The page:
The editors as economists decried the waste of resources involved in the Pakistan-India confrontation, saying it had “greatly impoverished the general budgets of both Pakistan and India. If it has benefited important sections of the political and military elites of  both countries, it has done so only at the expense of the general welfare of the masses.”

 

 

 

International law

Such words may have been bold in the early 1990s but today, a decade and a half later, they seem incomplete and rather naïve even to their author, who was myself, the only Indian in that project. Most significantly, the position in international law in the context of historical facts had been wholly neglected. So had been the manifest nature of the contemporary Pakistani state.

 

 

Jammu & Kashmir became an entity in international law when the Treaty of Amritsar was signed between Gulab Singh and the British on March 16 1846. British India itself became an entity in international law much later, possibly as late as June 1919 when it signed the Treaty of Versailles. As for Pakistan, it had no existence in world history or international law until August 14 1947, when the British created it as a new entity out of certain demarcated areas of British India and gave it the status of a Dominion. British India dissolved itself on August 15 1947 and the Dominion of India became its successor-state in international law on that date. As BR Ambedkar pointed out at the time, the new India automatically inherited British India’s suzerainty over any and all remaining “princely” states of so-called “Indian India”. In case of J&K in particular, there never was any question of it being recognised as an independent entity in global international law.

 

 

The new Pakistan, by entering a Standstill Agreement with J&K as of August 15 1947, did locally recognise J&K’s sovereignty over its decision whether to join Pakistan or India. But this Pakistani recognition lasted only until the attack on J&K that commenced from Pakistani territory as of October 22 1947, an attack in which Pakistani forces were complicit (something which, in different and mutating senses, has continued ever since). The Dominion of India had indicated it might have consented if J&K’s Ruler had decided to accede to Pakistan in the weeks following the dissolution of British India. But no such thing happened: what did happen was the descent of J&K into a condition of legal anarchy.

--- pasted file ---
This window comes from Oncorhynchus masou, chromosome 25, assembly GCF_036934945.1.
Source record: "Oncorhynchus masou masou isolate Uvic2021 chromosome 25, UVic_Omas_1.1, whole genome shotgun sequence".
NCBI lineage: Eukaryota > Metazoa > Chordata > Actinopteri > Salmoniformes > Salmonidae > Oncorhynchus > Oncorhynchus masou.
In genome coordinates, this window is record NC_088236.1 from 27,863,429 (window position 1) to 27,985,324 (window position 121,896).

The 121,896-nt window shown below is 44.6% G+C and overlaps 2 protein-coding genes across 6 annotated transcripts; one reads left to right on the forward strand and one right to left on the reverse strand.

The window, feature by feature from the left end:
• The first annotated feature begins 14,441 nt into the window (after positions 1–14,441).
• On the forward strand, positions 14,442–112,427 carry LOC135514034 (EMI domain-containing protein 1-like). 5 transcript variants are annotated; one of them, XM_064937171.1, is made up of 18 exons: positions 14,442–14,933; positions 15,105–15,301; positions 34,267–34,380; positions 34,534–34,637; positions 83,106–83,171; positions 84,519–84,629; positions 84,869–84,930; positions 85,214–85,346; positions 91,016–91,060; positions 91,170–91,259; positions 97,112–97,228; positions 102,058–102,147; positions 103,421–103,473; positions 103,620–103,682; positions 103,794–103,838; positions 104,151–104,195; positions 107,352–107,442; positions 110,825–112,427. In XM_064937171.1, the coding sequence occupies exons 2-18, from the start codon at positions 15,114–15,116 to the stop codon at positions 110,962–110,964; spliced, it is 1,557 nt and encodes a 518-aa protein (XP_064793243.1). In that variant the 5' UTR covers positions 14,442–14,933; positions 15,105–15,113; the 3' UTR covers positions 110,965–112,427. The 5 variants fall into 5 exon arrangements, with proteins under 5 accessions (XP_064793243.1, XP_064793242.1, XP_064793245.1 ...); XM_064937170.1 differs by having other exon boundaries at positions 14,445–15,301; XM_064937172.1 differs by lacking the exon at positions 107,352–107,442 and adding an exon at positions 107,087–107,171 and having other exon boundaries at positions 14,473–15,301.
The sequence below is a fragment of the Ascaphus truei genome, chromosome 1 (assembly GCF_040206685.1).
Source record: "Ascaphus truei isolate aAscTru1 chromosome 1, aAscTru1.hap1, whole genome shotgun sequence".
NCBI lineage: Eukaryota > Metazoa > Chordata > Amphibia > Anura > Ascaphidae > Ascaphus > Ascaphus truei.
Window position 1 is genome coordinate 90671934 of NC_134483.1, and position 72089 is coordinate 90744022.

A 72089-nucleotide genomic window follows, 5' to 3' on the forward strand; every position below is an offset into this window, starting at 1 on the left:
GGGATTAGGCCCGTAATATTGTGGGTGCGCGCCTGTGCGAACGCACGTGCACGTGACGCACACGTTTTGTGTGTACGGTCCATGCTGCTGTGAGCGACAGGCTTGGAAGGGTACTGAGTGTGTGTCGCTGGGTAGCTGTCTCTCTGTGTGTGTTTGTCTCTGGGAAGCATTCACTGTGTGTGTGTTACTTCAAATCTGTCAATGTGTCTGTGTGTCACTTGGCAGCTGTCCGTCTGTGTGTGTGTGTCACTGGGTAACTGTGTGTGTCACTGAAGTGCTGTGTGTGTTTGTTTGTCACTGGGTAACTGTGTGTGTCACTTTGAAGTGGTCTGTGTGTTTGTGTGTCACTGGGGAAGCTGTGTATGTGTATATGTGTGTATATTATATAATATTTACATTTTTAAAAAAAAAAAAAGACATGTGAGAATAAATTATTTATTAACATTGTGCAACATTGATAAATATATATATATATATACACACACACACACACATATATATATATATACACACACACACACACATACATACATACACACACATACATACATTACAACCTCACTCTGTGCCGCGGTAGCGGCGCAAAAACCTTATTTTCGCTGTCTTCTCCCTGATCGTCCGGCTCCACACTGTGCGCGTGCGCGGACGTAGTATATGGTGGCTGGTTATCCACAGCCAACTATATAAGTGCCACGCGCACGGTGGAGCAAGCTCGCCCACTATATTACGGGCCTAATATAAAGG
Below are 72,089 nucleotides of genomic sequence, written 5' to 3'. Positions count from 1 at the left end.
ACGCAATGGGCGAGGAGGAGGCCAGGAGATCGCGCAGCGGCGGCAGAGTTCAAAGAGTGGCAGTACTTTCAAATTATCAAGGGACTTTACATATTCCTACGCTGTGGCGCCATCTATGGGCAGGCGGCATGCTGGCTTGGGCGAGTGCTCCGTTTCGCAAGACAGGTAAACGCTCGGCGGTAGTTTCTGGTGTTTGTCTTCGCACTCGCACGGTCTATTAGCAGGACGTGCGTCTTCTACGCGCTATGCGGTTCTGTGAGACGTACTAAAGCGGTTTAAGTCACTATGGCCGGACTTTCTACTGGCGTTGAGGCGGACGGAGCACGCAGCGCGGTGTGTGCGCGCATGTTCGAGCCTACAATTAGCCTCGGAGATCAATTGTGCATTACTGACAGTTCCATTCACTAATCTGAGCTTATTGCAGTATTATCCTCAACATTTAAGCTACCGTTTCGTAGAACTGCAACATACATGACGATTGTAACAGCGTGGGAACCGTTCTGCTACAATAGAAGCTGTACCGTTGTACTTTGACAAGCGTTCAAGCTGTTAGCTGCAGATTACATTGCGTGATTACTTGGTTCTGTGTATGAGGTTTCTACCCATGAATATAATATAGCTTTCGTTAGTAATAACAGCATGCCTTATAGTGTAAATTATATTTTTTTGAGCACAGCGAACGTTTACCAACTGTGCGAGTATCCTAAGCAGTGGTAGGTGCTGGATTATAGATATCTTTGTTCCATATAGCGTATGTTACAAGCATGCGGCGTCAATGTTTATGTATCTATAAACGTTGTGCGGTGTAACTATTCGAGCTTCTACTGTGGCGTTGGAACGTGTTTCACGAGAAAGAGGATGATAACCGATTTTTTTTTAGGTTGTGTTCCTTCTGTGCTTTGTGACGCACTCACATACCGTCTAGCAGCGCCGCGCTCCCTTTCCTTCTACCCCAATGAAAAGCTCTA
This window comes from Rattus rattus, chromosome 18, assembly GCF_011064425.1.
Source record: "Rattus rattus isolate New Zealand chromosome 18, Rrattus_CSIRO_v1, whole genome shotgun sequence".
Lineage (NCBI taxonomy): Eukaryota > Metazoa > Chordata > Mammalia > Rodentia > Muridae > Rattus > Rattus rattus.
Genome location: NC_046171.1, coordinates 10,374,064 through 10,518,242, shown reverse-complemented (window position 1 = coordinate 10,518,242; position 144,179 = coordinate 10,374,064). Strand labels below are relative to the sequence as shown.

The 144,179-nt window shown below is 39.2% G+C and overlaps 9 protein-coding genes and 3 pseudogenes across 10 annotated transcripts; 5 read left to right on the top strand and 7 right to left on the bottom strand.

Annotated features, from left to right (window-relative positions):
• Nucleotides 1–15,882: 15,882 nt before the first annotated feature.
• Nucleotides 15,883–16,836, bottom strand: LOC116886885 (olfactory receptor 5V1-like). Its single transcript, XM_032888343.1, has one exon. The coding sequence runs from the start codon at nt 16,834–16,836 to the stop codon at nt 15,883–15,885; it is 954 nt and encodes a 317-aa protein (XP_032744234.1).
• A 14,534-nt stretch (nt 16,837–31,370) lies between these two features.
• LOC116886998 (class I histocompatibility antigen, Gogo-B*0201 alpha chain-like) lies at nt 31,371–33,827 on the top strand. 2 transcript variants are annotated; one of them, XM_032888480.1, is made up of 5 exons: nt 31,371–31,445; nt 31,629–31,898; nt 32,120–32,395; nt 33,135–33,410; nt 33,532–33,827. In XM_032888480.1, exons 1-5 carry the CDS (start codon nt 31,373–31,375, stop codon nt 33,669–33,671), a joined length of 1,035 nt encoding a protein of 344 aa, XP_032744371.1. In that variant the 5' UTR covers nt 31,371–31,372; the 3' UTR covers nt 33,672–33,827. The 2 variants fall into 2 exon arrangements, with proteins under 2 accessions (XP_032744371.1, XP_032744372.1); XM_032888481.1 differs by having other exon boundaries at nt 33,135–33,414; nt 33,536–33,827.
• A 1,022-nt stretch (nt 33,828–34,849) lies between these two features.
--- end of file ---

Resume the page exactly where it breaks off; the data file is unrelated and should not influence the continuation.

Beginning with the Pakistani attack on J&K as of October 22 upto and including the Rape of Baramulla and the British-led Pakistani coup détat in Gilgit on one side, and the arrival of Indian forces as well as mobilization by Sheikh Abdullah and Bakshi Ghulam Mohammad of J&K’s civilians to repel the Pakistani invaders on the other side, the State of Jammu & Kashmir became an ownerless entity in international law. In Roman Law, from which all modern international and municipal law ultimately derives, the ownership of an ownerless entity is open to be determined by “military decision”. The January 1949 Ceasefire Line that came to be renamed the Line of Control after the 1971 Bangladesh War, demarcates the respective territories that the then-Dominions and later Republics of India and Pakistan acquired by “military decision” of the erstwhile State of J&K which had come to cease to exist.